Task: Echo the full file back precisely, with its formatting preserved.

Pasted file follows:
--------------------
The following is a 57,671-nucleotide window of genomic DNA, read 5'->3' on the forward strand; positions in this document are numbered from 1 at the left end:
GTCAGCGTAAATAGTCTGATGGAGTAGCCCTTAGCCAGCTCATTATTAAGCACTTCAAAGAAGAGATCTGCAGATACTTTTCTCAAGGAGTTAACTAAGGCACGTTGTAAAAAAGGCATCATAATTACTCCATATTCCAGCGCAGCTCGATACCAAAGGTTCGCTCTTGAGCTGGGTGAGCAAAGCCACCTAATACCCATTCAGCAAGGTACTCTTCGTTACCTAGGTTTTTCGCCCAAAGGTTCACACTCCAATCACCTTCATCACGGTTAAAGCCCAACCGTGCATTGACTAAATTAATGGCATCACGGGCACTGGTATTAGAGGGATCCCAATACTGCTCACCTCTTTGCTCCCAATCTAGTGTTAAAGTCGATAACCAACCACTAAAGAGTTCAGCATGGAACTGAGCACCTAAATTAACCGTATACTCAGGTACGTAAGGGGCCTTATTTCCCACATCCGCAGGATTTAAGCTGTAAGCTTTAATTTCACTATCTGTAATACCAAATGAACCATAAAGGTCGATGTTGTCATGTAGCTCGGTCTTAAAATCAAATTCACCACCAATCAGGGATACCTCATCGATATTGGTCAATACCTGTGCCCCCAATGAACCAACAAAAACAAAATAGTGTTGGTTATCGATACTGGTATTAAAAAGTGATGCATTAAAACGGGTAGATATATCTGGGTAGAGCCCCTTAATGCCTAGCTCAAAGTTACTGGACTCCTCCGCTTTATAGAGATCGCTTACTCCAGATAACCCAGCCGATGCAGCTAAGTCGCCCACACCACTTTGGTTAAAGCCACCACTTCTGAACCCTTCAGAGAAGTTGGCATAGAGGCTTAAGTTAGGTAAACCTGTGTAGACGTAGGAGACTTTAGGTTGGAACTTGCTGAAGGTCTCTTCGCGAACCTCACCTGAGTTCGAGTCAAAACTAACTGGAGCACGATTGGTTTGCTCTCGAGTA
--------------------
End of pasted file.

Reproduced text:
The following is a 57,671-nucleotide window of genomic DNA, read 5'->3' on the forward strand; positions in this document are numbered from 1 at the left end:
GTCAGCGTAAATAGTCTGATGGAGTAGCCCTTAGCCAGCTCATTATTAAGCACTTCAAAGAAGAGATCTGCAGATACTTTTCTCAAGGAGTTAACTAAGGCACGTTGTAAAAAAGGCATCATAATTACTCCATATTCCAGCGCAGCTCGATACCAAAGGTTCGCTCTTGAGCTGGGTGAGCAAAGCCACCTAATACCCATTCAGCAAGGTACTCTTCGTTACCTAGGTTTTTCGCCCAAAGGTTCACACTCCAATCACCTTCATCACGGTTAAAGCCCAACCGTGCATTGACTAAATTAATGGCATCACGGGCACTGGTATTAGAGGGATCCCAATACTGCTCACCTCTTTGCTCCCAATCTAGTGTTAAAGTCGATAACCAACCACTAAAGAGTTCAGCATGGAACTGAGCACCTAAATTAACCGTATACTCAGGTACGTAAGGGGCCTTATTTCCCACATCCGCAGGATTTAAGCTGTAAGCTTTAATTTCACTATCTGTAATACCAAATGAACCATAAAGGTCGATGTTGTCATGTAGCTCGGTCTTAAAATCAAATTCACCACCAATCAGGGATACCTCATCGATATTGGTCAATACCTGTGCCCCCAATGAACCAACAAAAACAAAATAGTGTTGGTTATCGATACTGGTATTAAAAAGTGATGCATTAAAACGGGTAGATATATCTGGGTAGAGCCCCTTAATGCCTAGCTCAAAGTTACTGGACTCCTCCGCTTTATAGAGATCGCTTACTCCAGATAACCCAGCCGATGCAGCTAAGTCGCCCACACCACTTTGGTTAAAGCCACCACTTCTGAACCCTTCAGAGAAGTTGGCATAGAGGCTTAAGTTAGGTAAACCTGTGTAGACGTAGGAGACTTTAGGTTGGAACTTGCTGAAGGTCTCTTCGCGAACCTCACCTGAGTTCGAGTCAAAACTAACTGGAGCACGATTGGTTTGCTCTCGAGTA